The Health and Care Bill is the most substantive piece of health legislation for close to a decade. It covers a wide range of issues, including service configuration, workforce and public health measures.
Prior to Second Reading of the Bill, we will produce a full briefing for MPs and Peers, lobbying them to ensure the legislation does everything possible to improve child health outcomes.
Dr Camilla Kingdon, RCPCH President said:
We believe the integration of health and care services is particularly important for children and young people’s health. We also recognise that the core of this Bill is about providing a statutory framework for systems in England for changes that have been underway over a number of years. There are some areas of the country where Integrated Care Systems (ICS) are already doing an excellent job with regard to children and young people’s health, but they can’t wait longer to be put on statutory footing to maximise the impact of their work.
We appreciate that the Bill is intended to be permissive rather than restrictive, and we broadly support this approach. The accompanying statutory guidance for the Bill will be as important for children and young people’s health as the key measures on the face of the Bill, and we look forward to scrutinising it alongside the legislation.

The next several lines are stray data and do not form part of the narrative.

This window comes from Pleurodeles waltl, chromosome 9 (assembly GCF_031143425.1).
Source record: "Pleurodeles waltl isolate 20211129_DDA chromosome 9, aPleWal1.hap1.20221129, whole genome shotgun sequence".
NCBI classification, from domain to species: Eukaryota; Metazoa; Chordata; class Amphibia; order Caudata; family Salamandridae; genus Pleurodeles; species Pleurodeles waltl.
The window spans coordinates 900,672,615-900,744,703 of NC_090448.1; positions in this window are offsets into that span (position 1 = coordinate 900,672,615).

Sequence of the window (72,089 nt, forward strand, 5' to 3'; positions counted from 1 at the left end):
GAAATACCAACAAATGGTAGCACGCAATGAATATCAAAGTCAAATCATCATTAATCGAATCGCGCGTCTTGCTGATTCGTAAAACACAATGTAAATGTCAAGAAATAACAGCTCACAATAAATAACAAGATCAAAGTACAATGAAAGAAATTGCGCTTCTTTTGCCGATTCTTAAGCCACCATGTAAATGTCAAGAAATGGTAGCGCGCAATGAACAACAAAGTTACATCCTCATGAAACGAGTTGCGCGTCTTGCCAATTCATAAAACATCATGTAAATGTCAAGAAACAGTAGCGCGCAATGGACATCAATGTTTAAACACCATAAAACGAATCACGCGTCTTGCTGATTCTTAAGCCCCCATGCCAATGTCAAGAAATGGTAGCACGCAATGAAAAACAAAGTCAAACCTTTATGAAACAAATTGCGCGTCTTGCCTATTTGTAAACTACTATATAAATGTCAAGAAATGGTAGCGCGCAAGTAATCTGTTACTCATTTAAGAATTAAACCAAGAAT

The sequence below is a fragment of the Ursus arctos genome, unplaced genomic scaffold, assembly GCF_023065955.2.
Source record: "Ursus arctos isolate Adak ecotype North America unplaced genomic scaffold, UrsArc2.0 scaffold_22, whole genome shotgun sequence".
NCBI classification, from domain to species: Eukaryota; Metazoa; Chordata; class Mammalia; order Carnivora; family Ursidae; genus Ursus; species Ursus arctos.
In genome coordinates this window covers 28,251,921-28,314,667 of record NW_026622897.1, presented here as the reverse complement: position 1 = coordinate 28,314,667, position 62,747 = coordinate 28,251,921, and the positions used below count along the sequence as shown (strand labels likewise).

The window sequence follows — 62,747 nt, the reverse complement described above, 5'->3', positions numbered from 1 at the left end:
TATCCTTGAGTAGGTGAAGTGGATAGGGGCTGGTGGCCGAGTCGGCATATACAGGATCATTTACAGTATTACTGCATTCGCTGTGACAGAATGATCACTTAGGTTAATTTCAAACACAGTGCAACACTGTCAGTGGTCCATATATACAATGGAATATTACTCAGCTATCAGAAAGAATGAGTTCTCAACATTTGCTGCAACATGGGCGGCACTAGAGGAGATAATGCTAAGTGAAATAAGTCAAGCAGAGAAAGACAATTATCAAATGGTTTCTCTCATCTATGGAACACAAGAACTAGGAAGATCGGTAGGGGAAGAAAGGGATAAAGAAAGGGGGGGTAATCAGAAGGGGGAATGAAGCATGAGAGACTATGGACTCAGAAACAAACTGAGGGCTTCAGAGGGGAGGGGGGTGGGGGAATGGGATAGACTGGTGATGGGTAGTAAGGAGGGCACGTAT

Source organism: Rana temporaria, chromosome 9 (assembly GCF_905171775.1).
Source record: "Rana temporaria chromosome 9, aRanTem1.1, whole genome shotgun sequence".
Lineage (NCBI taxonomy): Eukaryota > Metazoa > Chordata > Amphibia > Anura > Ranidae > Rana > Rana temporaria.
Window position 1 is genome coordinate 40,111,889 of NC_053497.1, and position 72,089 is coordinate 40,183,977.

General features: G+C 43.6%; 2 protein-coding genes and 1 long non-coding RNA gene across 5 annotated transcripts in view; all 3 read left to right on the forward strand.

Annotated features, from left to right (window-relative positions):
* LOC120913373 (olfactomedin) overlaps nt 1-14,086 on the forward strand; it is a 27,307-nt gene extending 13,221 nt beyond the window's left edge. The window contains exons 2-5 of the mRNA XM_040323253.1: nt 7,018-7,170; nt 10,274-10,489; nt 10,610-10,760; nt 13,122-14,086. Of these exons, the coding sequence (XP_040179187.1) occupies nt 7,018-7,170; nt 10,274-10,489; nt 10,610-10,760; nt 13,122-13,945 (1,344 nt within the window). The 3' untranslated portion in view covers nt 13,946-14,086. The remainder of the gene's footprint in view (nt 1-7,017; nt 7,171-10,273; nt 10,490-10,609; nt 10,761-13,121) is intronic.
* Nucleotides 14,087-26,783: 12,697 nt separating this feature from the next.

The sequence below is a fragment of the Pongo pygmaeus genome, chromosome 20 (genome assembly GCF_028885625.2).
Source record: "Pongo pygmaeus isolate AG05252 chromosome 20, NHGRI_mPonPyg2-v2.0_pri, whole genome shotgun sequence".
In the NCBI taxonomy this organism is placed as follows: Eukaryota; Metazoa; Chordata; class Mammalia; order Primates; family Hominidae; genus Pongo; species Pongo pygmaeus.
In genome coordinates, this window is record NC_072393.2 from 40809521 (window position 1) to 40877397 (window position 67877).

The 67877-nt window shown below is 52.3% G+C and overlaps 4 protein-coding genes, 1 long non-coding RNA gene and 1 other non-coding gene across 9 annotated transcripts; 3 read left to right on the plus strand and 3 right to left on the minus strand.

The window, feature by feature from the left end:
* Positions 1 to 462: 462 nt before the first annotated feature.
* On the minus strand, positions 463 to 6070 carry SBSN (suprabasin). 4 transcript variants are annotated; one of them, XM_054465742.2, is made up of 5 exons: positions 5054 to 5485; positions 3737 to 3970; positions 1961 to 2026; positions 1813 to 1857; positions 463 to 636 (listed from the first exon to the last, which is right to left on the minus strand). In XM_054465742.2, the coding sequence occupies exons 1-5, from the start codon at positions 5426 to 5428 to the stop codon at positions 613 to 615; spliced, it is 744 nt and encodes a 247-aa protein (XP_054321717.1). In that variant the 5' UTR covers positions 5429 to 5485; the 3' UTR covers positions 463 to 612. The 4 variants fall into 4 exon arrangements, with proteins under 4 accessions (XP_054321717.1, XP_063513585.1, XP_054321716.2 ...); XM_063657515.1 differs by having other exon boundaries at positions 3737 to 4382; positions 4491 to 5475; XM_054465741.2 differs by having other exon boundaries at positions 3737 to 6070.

We are particularly pleased to see the duty on ICS boards to reduce inequalities between patients in their ability to access care, and between patient health outcomes more generally. This was a call we made in our submission to the Health and Social Care Select Committee regarding the White Paper that preceded this Bill. We know it’s particularly important from State of Child Health 2020, which showed child health inequalities are widening across a number of indicators.
Children and young people have distinct health and care needs, and as such, we want to see a children and young people’s health lead mandated in the statutory guidance when published, given it is not on the face of the Bill.
This Bill provided an opportunity to introduce a more ambitious duty on the Secretary of State to make provision for the future of the NHSE workforce. It is unfortunate that the opportunity has not been taken.
Finally, we welcome a number of ambitious public health measures in the Bill, including the ban on junk food marketing before 9pm, and the complete ban online. Given the rate of childhood obesity in England, especially amongst children living in areas with high rates of deprivation, this is a critical policy measure.
We will be producing a briefing to help us lobby Parliamentarians on this Bill in the coming days and weeks, alongside working constructively with officials in Whitehall, NHSE and with other stakeholders. This legislation provides a real opportunity to improve children and young people’s health outcomes in England – currently some of the worst in Europe – and Government must demonstrate its commitment to ensuring all children get the best start in life.